I guess this means I won't be featured in their "What I'm into..." section since I'm a loser who reads and writes at LEO -- bummer!

I'd like a Bud Light and Fatwa, please

Next week, Judge Mary Shaw's courtroom may be the finish line of the Shawnee neighborhood's wet-dry vote, which has turned into an ugly spitting contest between convenient storeowners and community leaders.

My logic was never able to connect the dots from buying Bud Light to increased crime. If neighborhood ministers and Councilwoman Cheri Bryant-Hamilton worked closer with the Health Department and examined the affect these stores have on the community's health they may have found a better argument. Then again, the only thing that motivates activists or journalists or politicians in West Louisville is crime.

For more, check out my news analysis entitled Near the finish line, in this week's LEO.

Besides the sensationalist beer = crime argument, a new injection of religion has provided a bizarre twist.

One new dry supporter, Rev. Peter Hayes, sent out dozens of letters to American Muslim organizations asking for a fatwa (edict issued by an Islamic cleric) against the Palestinian storeowners. Rev. Hayes has gotten mixed responses with at least one cleric agreeing and another saying no fatwa is necessary, just a Islamic expert testifying in Judge Shaw's court.

Hayes is the pudgy white gentleman in the video below.

Tuesday, February 26, 2008

TARC's rap

When my father worked for TARC, I imagined a music video with him and other bus drivers dancing and singing, "T-A-R-C, TARC!"

Below, however, is another example of when hip-hop goes bad.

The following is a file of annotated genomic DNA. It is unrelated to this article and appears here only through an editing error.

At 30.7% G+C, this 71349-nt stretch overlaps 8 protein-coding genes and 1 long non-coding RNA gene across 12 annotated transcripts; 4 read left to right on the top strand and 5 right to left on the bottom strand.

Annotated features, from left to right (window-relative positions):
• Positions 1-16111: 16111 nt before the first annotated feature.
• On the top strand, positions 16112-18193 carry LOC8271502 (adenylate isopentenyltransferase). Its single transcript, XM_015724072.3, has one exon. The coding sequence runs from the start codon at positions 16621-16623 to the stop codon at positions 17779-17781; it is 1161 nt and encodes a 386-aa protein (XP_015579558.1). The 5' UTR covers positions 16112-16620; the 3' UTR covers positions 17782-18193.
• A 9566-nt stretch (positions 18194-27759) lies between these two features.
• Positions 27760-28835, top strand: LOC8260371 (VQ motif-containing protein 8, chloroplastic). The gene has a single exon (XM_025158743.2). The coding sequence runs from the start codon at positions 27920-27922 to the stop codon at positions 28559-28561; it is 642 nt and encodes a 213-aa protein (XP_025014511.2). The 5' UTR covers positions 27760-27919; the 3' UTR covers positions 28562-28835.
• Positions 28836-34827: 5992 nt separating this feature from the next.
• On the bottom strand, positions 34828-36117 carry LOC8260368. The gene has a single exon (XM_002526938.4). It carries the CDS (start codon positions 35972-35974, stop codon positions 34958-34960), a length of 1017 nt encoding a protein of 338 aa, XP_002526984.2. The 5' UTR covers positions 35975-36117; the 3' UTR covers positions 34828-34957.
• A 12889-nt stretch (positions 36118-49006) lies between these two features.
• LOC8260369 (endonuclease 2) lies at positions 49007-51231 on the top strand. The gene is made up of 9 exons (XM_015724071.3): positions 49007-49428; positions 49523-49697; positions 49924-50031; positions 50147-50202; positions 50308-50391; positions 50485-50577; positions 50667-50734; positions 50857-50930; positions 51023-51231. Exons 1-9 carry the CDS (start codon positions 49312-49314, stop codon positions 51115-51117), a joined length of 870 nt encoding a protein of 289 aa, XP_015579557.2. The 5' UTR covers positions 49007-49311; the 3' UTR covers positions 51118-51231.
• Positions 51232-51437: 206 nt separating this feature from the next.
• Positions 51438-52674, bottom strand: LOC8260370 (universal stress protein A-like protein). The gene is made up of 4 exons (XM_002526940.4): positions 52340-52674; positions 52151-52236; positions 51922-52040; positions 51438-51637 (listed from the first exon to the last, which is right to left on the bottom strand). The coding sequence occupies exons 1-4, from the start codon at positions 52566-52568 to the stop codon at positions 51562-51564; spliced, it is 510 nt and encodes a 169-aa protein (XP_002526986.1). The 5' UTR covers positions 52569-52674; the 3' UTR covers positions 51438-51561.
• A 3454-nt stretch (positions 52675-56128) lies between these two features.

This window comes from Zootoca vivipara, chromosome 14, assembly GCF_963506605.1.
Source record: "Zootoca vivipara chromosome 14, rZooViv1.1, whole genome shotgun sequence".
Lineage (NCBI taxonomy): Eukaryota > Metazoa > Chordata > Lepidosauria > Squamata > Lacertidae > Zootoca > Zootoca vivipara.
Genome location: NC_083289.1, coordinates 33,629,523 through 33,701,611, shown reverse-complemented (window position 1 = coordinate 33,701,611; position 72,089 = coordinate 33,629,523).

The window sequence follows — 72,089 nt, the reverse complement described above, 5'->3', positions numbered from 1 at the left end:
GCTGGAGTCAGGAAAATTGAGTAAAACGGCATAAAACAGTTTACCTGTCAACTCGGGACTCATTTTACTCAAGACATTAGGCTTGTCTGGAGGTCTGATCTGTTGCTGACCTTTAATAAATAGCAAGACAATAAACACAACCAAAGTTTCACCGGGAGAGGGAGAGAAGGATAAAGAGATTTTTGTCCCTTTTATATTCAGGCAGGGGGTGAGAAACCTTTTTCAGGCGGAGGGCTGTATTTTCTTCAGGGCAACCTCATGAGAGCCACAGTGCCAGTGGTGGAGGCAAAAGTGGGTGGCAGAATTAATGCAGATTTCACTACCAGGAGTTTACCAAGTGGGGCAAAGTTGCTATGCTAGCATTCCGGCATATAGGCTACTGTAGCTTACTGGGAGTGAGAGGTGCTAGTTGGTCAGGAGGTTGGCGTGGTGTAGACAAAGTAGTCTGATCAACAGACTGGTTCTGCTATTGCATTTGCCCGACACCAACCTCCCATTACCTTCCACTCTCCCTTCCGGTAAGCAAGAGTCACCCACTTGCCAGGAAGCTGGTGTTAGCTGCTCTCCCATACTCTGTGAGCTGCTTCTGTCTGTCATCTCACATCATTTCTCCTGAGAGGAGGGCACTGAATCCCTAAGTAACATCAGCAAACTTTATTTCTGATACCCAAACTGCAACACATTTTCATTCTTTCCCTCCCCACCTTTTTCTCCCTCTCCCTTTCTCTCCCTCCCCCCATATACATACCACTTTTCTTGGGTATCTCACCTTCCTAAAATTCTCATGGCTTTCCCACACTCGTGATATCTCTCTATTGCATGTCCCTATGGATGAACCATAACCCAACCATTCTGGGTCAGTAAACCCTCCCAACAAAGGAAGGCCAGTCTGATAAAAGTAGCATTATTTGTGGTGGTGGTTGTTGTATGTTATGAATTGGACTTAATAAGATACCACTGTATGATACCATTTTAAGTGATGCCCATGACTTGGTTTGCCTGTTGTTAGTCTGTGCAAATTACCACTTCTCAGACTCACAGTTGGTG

The last time Louisville employed rap music to promote something was the embarrassing "L-Yeah" video with U of L football coach, John L. Smith featuring "Get Down Records". Remember that? I hope not.

Saturday, February 23, 2008

State of the Black Union 2008

Hat tip to Jack & Jill for providing highlight clips. More to come when I find them.

Tavis Smiley's State of the Black Union should be looked at in two parts. The first is an unrivaled informative platform that showcases the diversity in African-American political thought. Tavis' panels also give us an opportunity to find new voices in black America besides the celebrities with a media pulpit.

The other part of SOBU has debatable value. I call them the "Malcolm X" moments, which is basically when a panelist hijacks the program talking tough.

The first clip may seem like a "Malcolm X" moment but the Rev. Al Sharpton outlined an important subject line in this years Democratic primary. The poliTRICKS of employing super-delegates or Michigan and Florida delegates were eviscerated by Rev. Al.

"Don't change the rules when we start winning." Take that Sheila Jackson-Lee.

My personal favorite moment was Dick Gregory's speech. Sure he's a bit bonkers at times but he did an excellent job of stripping away the myth that "Bill Clinton is the 1st Black President".

Then he took on the stereotypes of black folk being lazy and violent. Take that Bill Cosby. Gregory also provided my new favorite quote of 2008:

"What are you putting in my malt liquor, white boy!!"

Wednesday, February 20, 2008

Barack Obama & Hip-Hop

"My raps ignite the people like Obama" - Common, 'The People'

Maybe it's more Obamania hype. He's young, he's (half) black. Naturally we're crowning him the hip-hop candidate for President. Be careful, remember the last politician we gave the coveted moniker to was Detroit Mayor Kwame Kilpatrick. He ended up being more Lil Wayne than Lupe Fiasco.